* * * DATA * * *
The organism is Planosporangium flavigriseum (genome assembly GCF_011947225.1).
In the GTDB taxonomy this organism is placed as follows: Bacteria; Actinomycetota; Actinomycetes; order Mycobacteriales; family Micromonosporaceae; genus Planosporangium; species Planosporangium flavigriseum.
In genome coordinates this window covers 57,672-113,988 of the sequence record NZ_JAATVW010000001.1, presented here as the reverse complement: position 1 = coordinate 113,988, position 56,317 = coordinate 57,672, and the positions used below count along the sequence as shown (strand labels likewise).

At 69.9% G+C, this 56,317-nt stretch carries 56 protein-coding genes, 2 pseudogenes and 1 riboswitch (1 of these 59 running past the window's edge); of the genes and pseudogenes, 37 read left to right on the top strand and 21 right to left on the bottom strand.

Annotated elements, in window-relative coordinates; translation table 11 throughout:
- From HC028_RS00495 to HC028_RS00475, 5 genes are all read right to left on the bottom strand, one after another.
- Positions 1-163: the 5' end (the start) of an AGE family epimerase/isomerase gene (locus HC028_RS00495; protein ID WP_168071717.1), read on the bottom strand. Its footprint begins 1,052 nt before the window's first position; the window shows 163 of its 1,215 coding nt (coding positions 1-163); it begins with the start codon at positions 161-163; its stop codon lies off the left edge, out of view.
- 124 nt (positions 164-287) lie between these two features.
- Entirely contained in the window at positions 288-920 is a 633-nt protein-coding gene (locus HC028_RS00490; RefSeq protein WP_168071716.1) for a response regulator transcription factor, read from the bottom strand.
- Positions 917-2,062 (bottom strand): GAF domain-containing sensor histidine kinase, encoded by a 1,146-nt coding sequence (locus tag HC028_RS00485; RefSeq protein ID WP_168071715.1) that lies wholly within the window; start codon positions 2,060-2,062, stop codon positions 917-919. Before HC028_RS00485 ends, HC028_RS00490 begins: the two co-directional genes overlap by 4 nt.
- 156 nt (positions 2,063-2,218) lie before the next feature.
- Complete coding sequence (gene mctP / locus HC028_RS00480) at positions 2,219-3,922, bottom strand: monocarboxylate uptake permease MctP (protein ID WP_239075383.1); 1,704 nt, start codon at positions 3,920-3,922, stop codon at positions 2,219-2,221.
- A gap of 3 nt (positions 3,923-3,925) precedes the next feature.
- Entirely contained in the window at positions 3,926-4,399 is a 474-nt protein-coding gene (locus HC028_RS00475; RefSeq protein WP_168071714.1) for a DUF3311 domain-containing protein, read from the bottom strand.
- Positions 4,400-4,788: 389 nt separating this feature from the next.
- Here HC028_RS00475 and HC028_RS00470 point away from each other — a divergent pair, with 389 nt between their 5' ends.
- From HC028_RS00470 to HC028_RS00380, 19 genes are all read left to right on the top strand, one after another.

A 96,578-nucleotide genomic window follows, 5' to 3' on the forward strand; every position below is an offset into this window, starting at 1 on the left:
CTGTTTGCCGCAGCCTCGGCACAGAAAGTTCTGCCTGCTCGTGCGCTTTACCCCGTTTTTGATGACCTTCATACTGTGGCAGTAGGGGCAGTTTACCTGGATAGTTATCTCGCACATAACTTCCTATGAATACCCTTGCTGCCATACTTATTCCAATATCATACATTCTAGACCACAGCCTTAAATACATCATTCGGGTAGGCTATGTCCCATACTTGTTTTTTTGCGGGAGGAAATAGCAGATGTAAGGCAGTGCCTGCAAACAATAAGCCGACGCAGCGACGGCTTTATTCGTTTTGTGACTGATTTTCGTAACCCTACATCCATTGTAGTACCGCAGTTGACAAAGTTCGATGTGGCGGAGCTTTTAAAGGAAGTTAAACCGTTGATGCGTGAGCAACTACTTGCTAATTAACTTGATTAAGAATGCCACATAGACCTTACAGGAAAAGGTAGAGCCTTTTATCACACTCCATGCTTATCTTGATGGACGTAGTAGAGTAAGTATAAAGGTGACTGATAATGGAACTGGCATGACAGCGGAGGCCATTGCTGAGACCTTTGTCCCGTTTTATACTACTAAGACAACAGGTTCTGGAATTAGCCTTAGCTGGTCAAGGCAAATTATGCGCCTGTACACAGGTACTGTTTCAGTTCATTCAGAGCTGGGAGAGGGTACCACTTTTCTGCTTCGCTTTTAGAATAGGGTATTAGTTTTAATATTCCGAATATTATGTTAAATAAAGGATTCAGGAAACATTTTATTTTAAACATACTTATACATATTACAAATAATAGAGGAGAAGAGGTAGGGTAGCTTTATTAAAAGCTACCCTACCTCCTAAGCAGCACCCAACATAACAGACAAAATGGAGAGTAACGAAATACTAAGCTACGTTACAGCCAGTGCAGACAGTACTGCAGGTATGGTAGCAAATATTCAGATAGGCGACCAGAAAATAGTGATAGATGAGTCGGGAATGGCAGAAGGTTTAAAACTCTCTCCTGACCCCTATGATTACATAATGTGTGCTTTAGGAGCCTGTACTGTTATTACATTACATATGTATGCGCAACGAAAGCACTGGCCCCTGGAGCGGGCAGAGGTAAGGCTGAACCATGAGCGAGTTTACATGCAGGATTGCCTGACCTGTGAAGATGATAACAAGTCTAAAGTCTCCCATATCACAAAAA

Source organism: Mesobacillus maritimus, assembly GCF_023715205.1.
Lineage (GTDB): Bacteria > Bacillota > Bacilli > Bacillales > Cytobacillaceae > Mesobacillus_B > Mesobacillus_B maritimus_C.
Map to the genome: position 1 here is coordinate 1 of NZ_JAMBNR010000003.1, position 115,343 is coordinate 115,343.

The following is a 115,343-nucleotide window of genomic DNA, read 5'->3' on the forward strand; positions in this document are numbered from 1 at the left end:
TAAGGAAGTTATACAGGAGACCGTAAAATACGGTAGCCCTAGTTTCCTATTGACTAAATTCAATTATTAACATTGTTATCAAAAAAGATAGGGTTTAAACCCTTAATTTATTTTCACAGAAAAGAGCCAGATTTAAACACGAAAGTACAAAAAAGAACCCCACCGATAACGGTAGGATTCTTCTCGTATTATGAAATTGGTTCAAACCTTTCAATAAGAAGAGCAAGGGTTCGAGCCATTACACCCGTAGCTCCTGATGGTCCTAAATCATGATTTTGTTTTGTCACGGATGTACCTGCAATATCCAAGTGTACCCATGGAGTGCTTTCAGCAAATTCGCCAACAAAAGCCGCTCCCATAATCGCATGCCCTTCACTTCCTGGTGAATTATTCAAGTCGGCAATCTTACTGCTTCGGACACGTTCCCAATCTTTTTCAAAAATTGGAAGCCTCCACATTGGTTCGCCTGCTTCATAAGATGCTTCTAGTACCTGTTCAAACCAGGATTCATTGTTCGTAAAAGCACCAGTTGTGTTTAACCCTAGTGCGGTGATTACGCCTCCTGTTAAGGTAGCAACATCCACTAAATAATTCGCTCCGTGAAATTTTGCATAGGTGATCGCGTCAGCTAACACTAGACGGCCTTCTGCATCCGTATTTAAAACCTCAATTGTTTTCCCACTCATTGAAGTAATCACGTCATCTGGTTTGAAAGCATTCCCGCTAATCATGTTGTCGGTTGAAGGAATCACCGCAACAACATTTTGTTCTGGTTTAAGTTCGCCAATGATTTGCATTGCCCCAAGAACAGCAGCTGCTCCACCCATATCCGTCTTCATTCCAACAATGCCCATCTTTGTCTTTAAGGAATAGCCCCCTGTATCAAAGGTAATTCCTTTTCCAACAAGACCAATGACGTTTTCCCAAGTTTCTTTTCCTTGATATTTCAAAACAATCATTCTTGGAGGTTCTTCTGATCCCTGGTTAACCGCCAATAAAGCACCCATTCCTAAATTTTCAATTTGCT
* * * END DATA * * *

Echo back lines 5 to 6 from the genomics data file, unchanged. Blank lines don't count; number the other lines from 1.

Annotated elements, in window-relative coordinates; translation table 11 throughout:
- From HC028_RS00495 to HC028_RS00475, 5 genes are all read right to left on the bottom strand, one after another.